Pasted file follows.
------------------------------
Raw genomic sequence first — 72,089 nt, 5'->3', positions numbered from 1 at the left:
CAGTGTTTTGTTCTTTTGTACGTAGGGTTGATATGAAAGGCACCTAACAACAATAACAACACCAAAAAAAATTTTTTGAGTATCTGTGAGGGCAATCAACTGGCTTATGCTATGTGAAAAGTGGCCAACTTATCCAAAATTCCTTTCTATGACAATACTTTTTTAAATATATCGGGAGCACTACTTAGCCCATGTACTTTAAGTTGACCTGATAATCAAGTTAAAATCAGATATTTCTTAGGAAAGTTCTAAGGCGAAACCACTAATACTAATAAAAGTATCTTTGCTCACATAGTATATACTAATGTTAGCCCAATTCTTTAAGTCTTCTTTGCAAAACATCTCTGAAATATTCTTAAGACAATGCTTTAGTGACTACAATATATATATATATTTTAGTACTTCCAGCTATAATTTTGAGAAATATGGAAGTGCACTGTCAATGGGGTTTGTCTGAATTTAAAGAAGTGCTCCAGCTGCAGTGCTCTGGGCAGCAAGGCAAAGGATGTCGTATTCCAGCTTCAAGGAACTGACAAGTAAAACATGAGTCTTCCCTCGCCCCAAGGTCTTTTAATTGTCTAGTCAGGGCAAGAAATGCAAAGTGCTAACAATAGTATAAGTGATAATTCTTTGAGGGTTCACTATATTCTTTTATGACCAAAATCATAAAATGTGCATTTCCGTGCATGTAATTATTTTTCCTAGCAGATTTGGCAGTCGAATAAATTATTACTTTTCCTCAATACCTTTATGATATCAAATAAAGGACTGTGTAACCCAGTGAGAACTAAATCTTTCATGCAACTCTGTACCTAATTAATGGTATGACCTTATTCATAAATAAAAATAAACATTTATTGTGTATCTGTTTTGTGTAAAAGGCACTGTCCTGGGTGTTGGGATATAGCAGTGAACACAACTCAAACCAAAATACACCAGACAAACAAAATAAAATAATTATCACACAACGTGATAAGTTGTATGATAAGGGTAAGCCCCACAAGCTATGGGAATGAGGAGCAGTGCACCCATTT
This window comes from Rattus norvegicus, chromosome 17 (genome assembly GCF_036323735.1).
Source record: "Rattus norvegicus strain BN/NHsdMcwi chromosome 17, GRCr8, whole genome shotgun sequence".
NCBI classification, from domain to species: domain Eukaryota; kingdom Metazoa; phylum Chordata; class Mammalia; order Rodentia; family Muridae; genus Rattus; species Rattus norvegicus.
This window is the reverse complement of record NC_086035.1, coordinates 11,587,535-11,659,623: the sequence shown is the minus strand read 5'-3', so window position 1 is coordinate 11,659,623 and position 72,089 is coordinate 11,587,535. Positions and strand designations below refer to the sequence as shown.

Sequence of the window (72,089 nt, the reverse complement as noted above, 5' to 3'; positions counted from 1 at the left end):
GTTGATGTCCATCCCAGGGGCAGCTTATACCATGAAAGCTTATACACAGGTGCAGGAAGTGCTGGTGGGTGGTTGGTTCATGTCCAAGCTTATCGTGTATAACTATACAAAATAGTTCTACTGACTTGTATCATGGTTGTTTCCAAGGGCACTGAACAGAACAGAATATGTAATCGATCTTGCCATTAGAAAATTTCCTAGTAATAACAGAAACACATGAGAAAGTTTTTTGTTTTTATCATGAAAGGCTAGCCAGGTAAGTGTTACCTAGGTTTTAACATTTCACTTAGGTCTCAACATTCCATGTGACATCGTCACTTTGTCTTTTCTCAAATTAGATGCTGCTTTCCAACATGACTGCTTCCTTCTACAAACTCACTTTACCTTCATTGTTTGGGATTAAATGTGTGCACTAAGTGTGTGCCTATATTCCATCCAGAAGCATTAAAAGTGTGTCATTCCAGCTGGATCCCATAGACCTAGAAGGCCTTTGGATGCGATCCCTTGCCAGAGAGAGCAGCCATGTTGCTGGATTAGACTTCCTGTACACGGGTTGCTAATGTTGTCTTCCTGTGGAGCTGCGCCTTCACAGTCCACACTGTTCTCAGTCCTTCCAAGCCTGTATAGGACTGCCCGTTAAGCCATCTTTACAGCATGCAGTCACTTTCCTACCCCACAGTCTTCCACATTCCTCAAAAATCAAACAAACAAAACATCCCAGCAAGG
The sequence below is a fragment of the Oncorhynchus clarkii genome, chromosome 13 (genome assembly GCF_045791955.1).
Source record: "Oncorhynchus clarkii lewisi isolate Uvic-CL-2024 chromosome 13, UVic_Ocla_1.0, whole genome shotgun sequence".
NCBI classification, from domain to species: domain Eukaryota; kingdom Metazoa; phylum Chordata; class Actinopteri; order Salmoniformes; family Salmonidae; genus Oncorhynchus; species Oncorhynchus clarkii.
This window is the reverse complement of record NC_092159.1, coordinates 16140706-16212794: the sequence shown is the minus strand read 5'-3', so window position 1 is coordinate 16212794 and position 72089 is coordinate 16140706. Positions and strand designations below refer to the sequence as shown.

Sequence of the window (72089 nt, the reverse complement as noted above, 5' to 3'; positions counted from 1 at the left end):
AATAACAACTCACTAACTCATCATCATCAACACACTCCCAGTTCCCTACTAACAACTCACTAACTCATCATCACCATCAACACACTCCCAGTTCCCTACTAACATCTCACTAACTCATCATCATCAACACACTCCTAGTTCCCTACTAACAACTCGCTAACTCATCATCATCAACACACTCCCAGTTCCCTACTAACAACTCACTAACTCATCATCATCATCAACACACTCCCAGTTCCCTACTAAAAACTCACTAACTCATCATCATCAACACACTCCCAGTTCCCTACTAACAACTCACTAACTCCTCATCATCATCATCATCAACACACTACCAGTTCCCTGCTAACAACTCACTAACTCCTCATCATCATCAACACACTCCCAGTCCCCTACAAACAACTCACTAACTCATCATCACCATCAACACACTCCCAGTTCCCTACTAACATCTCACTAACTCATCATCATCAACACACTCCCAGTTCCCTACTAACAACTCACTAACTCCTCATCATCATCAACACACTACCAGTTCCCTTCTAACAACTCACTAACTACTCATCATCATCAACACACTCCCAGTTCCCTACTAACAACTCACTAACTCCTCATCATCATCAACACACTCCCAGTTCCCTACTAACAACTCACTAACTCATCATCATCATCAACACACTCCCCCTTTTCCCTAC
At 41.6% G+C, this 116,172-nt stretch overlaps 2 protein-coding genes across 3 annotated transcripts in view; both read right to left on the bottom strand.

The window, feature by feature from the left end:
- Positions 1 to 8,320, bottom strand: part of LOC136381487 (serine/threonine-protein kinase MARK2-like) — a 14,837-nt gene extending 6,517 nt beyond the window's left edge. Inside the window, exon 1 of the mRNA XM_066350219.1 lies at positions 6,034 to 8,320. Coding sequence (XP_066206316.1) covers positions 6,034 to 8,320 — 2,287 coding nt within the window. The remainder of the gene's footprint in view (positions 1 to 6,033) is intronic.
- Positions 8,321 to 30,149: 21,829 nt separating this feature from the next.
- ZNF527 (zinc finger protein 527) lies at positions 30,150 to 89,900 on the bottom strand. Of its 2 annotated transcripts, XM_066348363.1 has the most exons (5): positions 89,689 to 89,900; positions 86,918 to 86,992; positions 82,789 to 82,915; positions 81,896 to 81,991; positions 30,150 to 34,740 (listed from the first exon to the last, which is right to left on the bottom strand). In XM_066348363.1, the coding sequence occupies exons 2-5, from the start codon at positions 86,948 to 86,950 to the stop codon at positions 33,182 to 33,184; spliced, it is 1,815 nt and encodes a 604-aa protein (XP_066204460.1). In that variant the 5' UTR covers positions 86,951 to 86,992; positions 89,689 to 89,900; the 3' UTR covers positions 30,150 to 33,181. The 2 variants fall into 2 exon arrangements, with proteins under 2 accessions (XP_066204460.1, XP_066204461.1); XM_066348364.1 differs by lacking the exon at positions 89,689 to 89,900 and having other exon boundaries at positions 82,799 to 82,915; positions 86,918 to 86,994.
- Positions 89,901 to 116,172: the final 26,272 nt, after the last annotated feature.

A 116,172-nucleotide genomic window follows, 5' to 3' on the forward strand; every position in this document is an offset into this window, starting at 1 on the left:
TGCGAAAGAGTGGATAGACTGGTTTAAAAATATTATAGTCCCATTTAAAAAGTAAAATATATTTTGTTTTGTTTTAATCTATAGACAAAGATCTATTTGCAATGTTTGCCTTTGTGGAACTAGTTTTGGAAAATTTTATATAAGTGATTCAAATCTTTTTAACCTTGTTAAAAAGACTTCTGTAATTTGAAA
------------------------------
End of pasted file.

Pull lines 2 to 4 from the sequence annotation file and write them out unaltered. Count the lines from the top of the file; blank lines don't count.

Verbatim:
CAGTGTTTTGTTCTTTTGTACGTAGGGTTGATATGAAAGGCACCTAACAACAATAACAACACCAAAAAAAATTTTTTGAGTATCTGTGAGGGCAATCAACTGGCTTATGCTATGTGAAAAGTGGCCAACTTATCCAAAATTCCTTTCTATGACAATACTTTTTTAAATATATCGGGAGCACTACTTAGCCCATGTACTTTAAGTTGACCTGATAATCAAGTTAAAATCAGATATTTCTTAGGAAAGTTCTAAGGCGAAACCACTAATACTAATAAAAGTATCTTTGCTCACATAGTATATACTAATGTTAGCCCAATTCTTTAAGTCTTCTTTGCAAAACATCTCTGAAATATTCTTAAGACAATGCTTTAGTGACTACAATATATATATATATTTTAGTACTTCCAGCTATAATTTTGAGAAATATGGAAGTGCACTGTCAATGGGGTTTGTCTGAATTTAAAGAAGTGCTCCAGCTGCAGTGCTCTGGGCAGCAAGGCAAAGGATGTCGTATTCCAGCTTCAAGGAACTGACAAGTAAAACATGAGTCTTCCCTCGCCCCAAGGTCTTTTAATTGTCTAGTCAGGGCAAGAAATGCAAAGTGCTAACAATAGTATAAGTGATAATTCTTTGAGGGTTCACTATATTCTTTTATGACCAAAATCATAAAATGTGCATTTCCGTGCATGTAATTATTTTTCCTAGCAGATTTGGCAGTCGAATAAATTATTACTTTTCCTCAATACCTTTATGATATCAAATAAAGGACTGTGTAACCCAGTGAGAACTAAATCTTTCATGCAACTCTGTACCTAATTAATGGTATGACCTTATTCATAAATAAAAATAAACATTTATTGTGTATCTGTTTTGTGTAAAAGGCACTGTCCTGGGTGTTGGGATATAGCAGTGAACACAACTCAAACCAAAATACACCAGACAAACAAAATAAAATAATTATCACACAACGTGATAAGTTGTATGATAAGGGTAAGCCCCACAAGCTATGGGAATGAGGAGCAGTGCACCCATTT
This window comes from Rattus norvegicus, chromosome 17 (genome assembly GCF_036323735.1).
Source record: "Rattus norvegicus strain BN/NHsdMcwi chromosome 17, GRCr8, whole genome shotgun sequence".